Marcell Hajdu (Weimar): Attempts at Freezing the Danube: To Arrest the Flow of Differences
The view of the Danube marks Budapest on the global map of cities. The river separates and at the same time holds together Buda and Pest. It is the core of the city. It, nevertheless, is not really a part of it. With the Parliament and the Royal Palace on its two shores the Danube serves as the symbolic centre of the entire Hungarian nation. Buda and Pest, facing each other above the river in between, anchor the imagined community in physical form. The riverbanks hold historical traces of the city’s and the nation’s development.
The city, the national community and their history all appear as stable, bounded objects. In reality, however, they are criss-crossed by lines of exclusion which are constantly challenged and re-negotiated. In my contribution, I render the Danube’s constant flow as the representation of political identities’ dynamic character. The river’s liquid materiality contrasts the space of the city by pointing towards the contingency of social forms; the Danube shapes Hungary’s position in a system of nations, and gives material form to its inner divisions as well.
I take my departure from an assertion made by Ernesto Laclau and Chantal Mouffe in their seminal book Hegemony and Socialist Strategy. “Any discourse is constituted as an attempt to dominate the field of discursivity, to arrest the flow of differences, to construct a centre.” While the flow of the Danube can of course not literally be frozen at will, isn’t it the aim of any hegemonic political actor to freeze the centre of the nation in a state that represents society, history and the capital city in such a way that reproduces their hegemonic position?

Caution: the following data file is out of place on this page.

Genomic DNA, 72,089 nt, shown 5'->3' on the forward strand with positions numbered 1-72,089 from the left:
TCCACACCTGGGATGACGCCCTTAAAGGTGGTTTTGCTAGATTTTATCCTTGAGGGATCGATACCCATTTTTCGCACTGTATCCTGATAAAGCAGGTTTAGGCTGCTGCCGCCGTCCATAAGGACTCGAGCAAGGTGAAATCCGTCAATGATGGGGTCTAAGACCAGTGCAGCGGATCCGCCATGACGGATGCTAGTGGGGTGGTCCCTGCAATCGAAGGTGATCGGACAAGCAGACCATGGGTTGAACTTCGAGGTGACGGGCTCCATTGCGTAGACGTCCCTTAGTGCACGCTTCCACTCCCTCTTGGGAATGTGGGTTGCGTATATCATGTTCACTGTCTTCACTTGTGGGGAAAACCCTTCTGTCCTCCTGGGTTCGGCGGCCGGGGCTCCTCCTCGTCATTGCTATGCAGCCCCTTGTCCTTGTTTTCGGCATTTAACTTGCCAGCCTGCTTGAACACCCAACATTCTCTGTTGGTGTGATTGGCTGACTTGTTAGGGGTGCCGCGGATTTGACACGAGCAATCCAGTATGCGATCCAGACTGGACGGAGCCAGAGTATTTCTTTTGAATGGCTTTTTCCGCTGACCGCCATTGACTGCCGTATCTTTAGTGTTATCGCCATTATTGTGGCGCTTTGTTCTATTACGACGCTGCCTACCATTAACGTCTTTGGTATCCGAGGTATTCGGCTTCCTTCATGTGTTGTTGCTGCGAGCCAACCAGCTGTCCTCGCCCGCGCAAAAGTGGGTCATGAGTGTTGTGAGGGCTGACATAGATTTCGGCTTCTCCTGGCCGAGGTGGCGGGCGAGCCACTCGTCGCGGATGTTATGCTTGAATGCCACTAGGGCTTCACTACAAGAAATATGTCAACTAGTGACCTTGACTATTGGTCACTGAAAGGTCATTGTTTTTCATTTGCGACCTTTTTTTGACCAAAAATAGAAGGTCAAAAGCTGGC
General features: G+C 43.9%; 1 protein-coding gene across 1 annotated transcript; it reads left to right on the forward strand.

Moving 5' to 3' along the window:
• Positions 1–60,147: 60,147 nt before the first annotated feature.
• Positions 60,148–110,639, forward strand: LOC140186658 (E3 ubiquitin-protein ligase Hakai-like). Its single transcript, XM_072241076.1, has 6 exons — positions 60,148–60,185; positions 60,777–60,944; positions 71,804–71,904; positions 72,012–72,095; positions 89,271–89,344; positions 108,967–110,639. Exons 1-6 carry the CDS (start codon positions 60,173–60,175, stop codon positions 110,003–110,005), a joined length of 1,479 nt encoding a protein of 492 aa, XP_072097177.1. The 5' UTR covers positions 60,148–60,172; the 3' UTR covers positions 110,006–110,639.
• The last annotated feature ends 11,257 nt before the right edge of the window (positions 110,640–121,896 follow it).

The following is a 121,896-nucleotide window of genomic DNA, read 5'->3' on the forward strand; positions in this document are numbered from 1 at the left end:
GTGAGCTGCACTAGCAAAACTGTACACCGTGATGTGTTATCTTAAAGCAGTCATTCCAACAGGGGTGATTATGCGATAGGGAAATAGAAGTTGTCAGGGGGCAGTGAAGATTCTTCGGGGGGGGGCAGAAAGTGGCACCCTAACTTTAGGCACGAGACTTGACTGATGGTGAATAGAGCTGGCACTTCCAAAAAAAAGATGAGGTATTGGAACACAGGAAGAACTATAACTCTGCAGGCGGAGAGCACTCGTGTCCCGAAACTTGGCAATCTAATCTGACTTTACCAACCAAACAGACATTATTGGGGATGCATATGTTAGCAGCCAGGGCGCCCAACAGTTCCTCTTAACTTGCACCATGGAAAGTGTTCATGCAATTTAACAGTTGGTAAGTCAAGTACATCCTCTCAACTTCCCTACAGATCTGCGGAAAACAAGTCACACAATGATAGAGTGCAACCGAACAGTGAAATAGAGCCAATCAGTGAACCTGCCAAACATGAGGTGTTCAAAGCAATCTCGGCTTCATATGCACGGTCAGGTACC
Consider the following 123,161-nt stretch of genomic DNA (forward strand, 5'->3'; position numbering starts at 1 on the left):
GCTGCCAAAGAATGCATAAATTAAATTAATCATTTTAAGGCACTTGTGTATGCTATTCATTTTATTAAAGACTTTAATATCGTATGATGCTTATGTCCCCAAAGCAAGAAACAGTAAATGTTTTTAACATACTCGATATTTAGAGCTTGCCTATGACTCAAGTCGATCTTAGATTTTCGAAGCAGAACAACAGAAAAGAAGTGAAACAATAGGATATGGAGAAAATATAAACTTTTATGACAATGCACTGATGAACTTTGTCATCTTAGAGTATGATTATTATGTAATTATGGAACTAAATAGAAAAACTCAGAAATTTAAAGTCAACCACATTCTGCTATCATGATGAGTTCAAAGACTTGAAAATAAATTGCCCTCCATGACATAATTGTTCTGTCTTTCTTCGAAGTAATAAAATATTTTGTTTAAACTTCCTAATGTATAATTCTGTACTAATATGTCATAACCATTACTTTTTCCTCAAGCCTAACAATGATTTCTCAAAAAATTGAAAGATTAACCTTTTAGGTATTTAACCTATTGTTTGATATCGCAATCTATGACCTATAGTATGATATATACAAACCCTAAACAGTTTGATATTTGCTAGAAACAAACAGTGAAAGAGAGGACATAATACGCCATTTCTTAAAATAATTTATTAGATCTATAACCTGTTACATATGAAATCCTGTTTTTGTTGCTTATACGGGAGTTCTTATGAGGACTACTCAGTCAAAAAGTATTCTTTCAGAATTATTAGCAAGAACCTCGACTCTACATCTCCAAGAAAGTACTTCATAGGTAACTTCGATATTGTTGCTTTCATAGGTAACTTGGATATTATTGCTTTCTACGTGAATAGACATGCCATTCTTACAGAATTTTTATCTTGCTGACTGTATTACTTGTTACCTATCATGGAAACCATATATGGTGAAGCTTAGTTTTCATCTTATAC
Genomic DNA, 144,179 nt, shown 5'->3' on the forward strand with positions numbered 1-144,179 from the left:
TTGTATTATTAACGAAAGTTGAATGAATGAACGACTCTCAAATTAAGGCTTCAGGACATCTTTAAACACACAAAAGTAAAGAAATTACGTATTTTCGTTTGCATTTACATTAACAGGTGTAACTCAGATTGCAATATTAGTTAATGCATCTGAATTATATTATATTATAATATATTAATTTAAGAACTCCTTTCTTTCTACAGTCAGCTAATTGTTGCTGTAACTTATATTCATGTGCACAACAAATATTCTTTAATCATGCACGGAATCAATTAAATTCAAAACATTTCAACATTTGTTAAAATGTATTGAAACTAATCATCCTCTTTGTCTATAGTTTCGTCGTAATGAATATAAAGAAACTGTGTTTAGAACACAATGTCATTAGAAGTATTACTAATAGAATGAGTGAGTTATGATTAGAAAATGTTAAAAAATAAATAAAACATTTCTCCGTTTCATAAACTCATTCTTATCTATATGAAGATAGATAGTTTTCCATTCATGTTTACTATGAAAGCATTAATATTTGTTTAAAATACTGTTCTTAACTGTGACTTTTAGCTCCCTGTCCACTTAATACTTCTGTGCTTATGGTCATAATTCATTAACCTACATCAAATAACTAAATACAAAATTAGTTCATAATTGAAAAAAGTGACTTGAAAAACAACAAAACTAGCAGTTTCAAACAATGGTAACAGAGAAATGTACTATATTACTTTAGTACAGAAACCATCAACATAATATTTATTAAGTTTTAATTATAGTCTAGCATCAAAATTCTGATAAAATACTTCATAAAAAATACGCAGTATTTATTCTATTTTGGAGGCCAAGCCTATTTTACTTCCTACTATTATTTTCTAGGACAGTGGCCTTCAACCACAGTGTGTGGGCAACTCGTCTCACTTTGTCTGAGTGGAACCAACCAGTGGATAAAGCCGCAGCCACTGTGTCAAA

Shifting the Danube’s meaning from simply being the geographical centre of Hungarian society to a representation of society’s groundlessness does not only enable me to reflect on the interrelated and contingent nature of the concepts of society, history and city, but also to explore how post-foundational theory can be connected with an empirical methodology.